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C.S. Lewis on Subjectivism and Politicians, Dennis Prager on America

Posted in Education, Health Insurance, Humanity, Life, Politics with tags , , , , , , , on March 26, 2010 by raingeg

One could make the case that the United States is a few generations behind Europe when it comes to how far to the left we’ve moved. After two brutal wars during the first half of the 20th century it seems that Europe thought the best way to never again be in that situation was to pacify itself and embrace collectivism. In America, it was different, we were aiding the Europeans in the World Wars, and it wasn’t effecting us at home to the degree that it was effecting Europe. We didn’t have men blown to bits in our neighborhoods as did the Europeans.

America had her moments, in the latter half of the 20th Century, internationally we had to deal with the Cold War, the Korean War, the Vietnam War and both wars in the Middle East among other international conflicts. We also had our share of economic and political woes. That has had some of the same effects that the first half of the 20th Century had on Europe, and now we are finally realizing this. As Dennis Prager has said on his show earlier this week we are seeing the results of the seeds we have sewn, the chickens are coming home to roost.

C.S. Lewis had the opportunity to live in Europe during the first half of the 20th Century. And if one believes that we are becoming more European, as I do, then I think that it is appropriate to look at Lewis’ view of the world from time to time and apply it to ours here in America. I think you will find Lewis’ comments on the politician interesting.

The quote that I’d like to highlight comes from an essay entitled “The Poison of Subjectivism” which came from (I am assuming a magazine) Religion in Life Vol. XII which was released in the summer of 1943.

I’d like to preface the quote by giving you Lewis’ explanation of subjectivism and another excerpt from the essay.

“It does not believe that value judgments are really judgments at all. They are sentiments, or complexes, or attitudes, produced in a community by the pressure of its environment and its traditions, and differing from one community to another. To say that a thing is good is merely to express our feeling about it; and our feeling about it is the feeling we have been socially conditioned to have.”

Does that not sound like something that someone might be taught today by their first grade teacher, a professor, some parents or even some churches? Morality doesn’t exist, it is merely something that is a result of our society. They tell you that you need to find “your truth,” you need to find what you think is right and wrong.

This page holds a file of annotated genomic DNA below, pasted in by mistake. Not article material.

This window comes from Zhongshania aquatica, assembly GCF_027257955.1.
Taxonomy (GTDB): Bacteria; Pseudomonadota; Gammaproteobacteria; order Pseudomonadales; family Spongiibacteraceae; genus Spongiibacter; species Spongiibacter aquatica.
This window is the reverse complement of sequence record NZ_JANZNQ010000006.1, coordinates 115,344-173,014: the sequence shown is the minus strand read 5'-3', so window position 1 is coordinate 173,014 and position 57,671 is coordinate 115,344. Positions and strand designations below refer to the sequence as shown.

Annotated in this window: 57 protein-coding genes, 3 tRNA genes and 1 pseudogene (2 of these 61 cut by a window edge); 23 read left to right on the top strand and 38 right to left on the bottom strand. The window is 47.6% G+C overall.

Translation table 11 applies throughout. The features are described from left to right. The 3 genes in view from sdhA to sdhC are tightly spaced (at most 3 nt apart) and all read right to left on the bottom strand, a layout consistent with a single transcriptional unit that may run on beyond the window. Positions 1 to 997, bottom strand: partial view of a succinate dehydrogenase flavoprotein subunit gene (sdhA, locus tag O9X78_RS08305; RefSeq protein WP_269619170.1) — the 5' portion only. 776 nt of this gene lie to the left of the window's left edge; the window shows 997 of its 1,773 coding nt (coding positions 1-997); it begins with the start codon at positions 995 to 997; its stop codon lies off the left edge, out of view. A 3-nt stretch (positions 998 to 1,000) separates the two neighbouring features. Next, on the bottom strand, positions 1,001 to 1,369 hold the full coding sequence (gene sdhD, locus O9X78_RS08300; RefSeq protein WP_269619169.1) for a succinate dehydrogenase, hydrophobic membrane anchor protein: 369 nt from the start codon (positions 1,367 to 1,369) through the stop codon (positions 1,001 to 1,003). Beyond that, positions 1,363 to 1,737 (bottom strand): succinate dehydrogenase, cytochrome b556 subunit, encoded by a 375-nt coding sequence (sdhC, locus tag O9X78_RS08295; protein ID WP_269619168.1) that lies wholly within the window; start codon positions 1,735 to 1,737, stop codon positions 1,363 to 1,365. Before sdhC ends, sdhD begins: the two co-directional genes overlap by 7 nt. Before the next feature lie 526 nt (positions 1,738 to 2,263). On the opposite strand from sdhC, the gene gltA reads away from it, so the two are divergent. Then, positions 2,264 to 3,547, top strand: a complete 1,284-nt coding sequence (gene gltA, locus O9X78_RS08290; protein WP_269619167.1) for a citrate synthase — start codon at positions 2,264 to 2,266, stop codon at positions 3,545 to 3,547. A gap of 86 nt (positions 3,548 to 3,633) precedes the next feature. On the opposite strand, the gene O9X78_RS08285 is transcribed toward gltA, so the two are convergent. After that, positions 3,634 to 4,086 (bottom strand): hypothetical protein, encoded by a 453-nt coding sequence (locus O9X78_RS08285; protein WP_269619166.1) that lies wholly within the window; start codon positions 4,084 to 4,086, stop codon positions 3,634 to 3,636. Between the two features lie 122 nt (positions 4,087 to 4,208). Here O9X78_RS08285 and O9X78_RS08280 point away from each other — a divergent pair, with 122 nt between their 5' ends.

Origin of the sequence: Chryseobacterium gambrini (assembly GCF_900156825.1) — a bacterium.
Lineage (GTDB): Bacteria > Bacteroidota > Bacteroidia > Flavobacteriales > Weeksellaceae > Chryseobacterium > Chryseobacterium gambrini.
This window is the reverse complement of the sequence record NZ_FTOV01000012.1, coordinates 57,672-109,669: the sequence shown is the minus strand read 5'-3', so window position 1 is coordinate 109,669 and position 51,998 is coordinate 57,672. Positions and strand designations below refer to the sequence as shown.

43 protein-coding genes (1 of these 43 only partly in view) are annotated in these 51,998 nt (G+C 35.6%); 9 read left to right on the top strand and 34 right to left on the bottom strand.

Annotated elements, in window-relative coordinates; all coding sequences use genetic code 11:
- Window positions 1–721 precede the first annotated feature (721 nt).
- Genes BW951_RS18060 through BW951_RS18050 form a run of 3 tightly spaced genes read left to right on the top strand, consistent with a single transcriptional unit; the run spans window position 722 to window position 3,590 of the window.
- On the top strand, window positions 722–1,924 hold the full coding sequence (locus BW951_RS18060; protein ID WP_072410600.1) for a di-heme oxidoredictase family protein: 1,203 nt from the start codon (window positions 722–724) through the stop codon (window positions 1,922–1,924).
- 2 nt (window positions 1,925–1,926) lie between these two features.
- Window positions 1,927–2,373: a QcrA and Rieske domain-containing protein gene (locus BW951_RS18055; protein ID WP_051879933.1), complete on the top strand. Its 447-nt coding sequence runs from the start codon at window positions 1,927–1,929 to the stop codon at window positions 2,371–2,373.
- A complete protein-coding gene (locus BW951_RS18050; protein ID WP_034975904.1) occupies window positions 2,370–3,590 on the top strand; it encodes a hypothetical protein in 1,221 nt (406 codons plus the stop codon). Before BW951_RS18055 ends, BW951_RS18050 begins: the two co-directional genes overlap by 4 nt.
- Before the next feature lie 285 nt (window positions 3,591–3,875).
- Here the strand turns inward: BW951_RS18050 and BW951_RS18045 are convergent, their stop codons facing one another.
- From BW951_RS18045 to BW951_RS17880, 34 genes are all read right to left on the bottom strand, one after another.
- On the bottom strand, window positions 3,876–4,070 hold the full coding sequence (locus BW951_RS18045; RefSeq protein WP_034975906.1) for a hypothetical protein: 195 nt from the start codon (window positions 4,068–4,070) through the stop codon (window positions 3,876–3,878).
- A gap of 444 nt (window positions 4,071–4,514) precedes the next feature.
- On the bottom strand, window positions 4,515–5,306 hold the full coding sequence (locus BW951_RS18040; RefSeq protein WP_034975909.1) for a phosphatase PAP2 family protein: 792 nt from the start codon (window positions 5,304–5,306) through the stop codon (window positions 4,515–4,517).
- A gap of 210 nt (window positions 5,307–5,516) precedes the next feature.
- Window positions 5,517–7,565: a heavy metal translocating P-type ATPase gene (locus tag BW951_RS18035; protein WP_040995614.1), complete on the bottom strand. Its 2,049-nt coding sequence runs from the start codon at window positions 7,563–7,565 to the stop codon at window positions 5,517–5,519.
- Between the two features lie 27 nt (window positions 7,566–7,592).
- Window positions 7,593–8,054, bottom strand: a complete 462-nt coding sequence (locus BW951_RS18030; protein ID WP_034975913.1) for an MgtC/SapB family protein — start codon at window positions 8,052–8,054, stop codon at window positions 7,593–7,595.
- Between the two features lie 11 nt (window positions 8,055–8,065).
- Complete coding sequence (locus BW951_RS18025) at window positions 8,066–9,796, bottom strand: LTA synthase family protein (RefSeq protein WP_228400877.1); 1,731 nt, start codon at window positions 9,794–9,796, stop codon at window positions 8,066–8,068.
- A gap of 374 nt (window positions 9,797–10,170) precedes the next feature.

“Many a popular ‘planner’ on a democratic platform, many a mild-eyed scientist in a democratic laboratory means, in the last resort, just what the Fascist means. He believes that ‘good’ means whatever men are conditioned to approve. He believes that it is the function of him and his kind to condition men; to create consciences by eugenics, psychological manipulation of infants, state education and mass propaganda. Because he is confused, he does not yet fully realize that those who create conscience cannot be subject to conscience themselves. But he must awake to the logic of his position sooner or later; and when he does, what barrier remains between us and the final division of the race into a few conditioners who stand themselves outside morality and the many conditioned in whom such morality as the experts choose is produced at the experts’ pleasure? If ‘good’ means only the local ideology, how can those who invent the local ideology be guided by any idea of good themselves? The very idea of freedom presupposes some objective moral law which over arches rulers and ruled alike. Subjectivism about values is eternally incompatible with democracy. We and our rulers are of one kind only so long as we are subject to one law. But if there is no Law of Nature, the ethos of any society is the creation of its rulers, educators and conditioners; and every creator stands above and outside his own creation.”